Pack a backpack with empathy, heart, and the skills you gain along the way 

Cox Communications Chief Operations Officer offers advice on building an impactful career
COX Communications COO Colleen Langner on stage at the UGA Chapel

From her crowded Chicago childhood home to her first job at a Michigan Avenue ad firm, to introducing high-speed internet in Southern California in the 1990s, Cox Communications COO Colleen Langner said every experience guided her to where she is today.

“I always say we carry these imaginary backpacks with us our entire life,” she told a crowd of University of Georgia students gathered for her Terry Leadership Speaker Series lecture at the UGA Chapel on Nov. 29.

Langner serves as executive vice president and chief operations officer for Cox, a company she’s been with for 28 years, overseeing cable, internet, and phone services for more than 6.5 million customers in 30 states. When she launched her career in the late 1980s, she had no idea where she would end up. Over the decades, she used every experience as a chance to learn and grow, building a backpack of skills that served her well, she told students.

Langner grew up the youngest of six kids in Chicago, the child of a banker and a police officer. Respect and kindness were key to keeping the peace in the house, and her mother — her first mentor — modeled generosity and confidence for the family daily. Her mother made sure those values were tucked into Langner’s backpack first, she said.

COX Communications COO Coleen Langner talks to students sitting around a conference table.
Cox Communications COO Colleen Langner speaks with Leonard Leadership Scholars while she was on campus to deliver a Terry Leaderhship Speaker Series lecture.

“There were eight of us in the house,” she said. “We had an extreme respect of space, people’s opinions, and what people stood for. I still believe in that today … My mother used to say to me, ‘Colleen, if you’re not going to say anything nice, don’t say anything at all.’ That still makes me think sometimes about how I’m going to say something and making sure I’m being kind.”

When she graduated from Marquette University with a bachelor’s degree in communications and advertising, her first job was at an advertising agency on Michigan Avenue in downtown Chicago. She learned a lot from each client, but working with the Chicago Cable Marketing Council on a campaign to convince Chicago households to sign up for cable set her on her path in the telecom industry.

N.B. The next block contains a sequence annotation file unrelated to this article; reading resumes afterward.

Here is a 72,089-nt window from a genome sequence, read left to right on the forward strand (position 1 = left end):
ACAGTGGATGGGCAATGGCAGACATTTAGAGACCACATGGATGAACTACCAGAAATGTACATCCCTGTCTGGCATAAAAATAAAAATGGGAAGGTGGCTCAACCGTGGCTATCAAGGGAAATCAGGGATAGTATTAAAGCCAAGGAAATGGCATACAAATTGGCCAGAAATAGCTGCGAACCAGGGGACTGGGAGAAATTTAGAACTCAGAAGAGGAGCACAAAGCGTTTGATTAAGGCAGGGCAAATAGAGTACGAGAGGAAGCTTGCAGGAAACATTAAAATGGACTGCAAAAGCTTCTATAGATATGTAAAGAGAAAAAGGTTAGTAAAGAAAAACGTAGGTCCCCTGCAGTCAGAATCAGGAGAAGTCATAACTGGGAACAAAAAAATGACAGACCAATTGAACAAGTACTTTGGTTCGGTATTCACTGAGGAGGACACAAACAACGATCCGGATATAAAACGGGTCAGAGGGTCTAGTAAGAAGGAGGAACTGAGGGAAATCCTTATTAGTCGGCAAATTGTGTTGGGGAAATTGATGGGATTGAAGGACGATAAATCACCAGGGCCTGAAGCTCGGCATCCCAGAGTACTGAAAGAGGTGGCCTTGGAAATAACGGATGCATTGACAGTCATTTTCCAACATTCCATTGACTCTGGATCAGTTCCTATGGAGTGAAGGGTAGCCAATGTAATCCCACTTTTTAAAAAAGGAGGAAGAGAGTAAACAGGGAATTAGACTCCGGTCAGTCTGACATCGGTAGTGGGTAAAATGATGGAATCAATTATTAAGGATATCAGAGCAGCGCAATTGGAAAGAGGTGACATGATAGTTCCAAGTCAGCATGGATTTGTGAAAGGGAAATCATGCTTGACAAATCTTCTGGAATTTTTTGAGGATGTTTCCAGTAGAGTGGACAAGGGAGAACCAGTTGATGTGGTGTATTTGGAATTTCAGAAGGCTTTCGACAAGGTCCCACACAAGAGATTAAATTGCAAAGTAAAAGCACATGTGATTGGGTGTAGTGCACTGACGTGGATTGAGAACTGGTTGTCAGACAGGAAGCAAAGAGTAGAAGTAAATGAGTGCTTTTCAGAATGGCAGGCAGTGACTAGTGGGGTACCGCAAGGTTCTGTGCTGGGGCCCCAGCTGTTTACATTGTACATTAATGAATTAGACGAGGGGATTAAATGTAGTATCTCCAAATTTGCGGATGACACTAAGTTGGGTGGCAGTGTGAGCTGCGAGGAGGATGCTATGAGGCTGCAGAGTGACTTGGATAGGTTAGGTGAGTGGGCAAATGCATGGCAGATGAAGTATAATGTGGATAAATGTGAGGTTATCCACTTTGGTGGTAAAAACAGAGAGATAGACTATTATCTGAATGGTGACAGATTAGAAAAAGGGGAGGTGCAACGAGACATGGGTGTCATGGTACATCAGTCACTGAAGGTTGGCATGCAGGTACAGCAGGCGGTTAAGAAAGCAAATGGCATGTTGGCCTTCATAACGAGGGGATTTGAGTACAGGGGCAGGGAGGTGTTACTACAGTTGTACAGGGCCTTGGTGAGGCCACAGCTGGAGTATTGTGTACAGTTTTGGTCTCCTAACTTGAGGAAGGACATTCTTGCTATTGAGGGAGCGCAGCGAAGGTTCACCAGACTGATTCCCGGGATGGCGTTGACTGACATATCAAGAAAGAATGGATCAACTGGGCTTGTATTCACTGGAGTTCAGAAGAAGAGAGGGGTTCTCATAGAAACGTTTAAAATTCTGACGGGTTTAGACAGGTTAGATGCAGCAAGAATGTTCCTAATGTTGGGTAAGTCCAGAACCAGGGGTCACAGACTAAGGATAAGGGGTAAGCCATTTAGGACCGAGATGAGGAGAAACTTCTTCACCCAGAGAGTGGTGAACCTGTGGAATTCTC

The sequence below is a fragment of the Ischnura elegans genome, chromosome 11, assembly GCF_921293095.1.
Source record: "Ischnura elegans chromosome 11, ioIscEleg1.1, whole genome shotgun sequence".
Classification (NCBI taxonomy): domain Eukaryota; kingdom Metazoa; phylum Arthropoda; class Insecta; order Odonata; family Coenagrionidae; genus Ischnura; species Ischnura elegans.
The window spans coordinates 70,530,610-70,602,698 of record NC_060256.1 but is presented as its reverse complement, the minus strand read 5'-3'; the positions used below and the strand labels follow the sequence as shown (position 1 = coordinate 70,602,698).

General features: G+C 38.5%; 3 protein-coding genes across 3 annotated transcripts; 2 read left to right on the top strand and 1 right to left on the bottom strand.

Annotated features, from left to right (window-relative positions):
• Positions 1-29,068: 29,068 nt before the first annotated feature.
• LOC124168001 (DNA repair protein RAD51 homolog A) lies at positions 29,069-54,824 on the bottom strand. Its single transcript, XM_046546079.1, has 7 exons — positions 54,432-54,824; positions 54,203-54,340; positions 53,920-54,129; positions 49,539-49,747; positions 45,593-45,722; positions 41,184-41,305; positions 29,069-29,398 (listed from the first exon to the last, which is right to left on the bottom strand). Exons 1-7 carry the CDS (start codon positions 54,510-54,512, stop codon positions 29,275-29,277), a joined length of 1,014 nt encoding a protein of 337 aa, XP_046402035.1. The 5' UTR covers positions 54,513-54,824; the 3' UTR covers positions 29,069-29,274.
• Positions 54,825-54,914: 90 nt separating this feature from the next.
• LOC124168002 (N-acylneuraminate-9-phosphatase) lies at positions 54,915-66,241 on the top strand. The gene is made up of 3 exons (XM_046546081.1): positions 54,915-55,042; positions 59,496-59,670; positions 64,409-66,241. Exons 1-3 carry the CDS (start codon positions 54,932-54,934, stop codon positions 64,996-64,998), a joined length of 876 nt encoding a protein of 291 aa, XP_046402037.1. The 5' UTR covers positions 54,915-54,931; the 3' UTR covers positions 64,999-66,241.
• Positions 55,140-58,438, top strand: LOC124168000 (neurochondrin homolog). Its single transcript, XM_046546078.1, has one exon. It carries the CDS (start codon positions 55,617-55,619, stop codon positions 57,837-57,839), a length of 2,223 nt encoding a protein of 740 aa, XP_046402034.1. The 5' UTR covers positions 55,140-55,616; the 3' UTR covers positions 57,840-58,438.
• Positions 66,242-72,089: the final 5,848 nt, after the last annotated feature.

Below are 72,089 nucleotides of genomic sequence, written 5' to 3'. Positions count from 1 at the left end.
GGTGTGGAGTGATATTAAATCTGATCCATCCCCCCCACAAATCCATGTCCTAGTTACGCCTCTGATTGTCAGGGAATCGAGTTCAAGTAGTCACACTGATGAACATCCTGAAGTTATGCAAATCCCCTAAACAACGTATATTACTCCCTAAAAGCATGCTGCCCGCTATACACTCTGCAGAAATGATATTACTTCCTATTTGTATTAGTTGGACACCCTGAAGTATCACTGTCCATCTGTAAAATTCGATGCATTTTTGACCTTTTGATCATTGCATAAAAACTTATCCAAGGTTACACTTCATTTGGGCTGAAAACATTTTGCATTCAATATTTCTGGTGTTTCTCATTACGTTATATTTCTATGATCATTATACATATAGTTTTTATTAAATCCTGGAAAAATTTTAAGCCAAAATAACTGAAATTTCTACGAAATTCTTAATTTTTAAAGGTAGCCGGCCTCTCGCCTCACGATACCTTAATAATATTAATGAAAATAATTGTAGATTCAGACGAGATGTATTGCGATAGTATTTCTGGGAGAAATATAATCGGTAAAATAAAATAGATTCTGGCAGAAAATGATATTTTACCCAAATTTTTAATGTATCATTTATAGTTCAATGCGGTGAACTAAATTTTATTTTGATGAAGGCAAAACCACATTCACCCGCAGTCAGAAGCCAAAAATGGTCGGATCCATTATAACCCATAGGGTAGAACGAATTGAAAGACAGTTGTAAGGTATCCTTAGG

When her family moved to Southern California in 1990, she could have continued working in advertising, but she knew she had options.

“I looked into in my backpack, I had all these experiences working in these different industries,” she said. “But for whatever reason, I loved the work I did in cable television. And so I started to look for jobs at cable operators.”

She found a job with Comcast Cable but moved to Cox Communications shortly before the company introduced the nation’s first high-speed internet connections to the Southern California market.

“(Cox) executives in Atlanta said, ‘Here you go, you’re launching high-speed internet, good luck,’” she said. “They didn’t give us a playbook. They gave us no models. They gave us a product, and said, ‘We need you to figure this out. We trust you’re going to do it right.’”

Those moments — when asked to create something from scratch — are her favorite. It’s one of her top reasons for working at Cox — the company is always changing and giving her new challenges.

“Give me a place where I can innovate and change,” she said. “I love the ability to create something from nothing and innovate and succeed. I absolutely adore that.”

While she now spends more time on long-term strategy and leadership team management, she still strives to be in the trenches with the 17,000 employees launching Cox’s next big innovation, taking care of the customers, and maintaining the cable infrastructure. She blames it on her marketing roots.

You can’t make good decisions without knowing what your stakeholders need.

“As a leader, I want to stay close to my frontline employees as well as my customers,” she said. “I will absolutely go ride on trucks; I will put my hard hat on. They won’t let me climb poles because they say it’s a hazard. But I want to care for my frontline folks and make their jobs easier. I will go to a customer’s home and see how they use our products and services, and how we can make them better.

“I use that to build the kind of knowledge base I learned to lean on in marketing, and I use that now when I’m in operations.”

Once again, when in doubt, check your backpack.

Her focus on people means spending several hours a week mentoring younger Cox employees or holding open hours in a café booth in the company’s Atlanta headquarters. They often ask her how to get to where she is today. Her answer is to take opportunities to try new things, work hard, and fill your backpack.

“Success comes to those too busy to look for it,” she said. “There are some folks who I’m not sure are always asking for that next step up. I always say, ‘Do the best you can at the job you have today, get your mentors, get your sponsors, and you’ll be successful.’”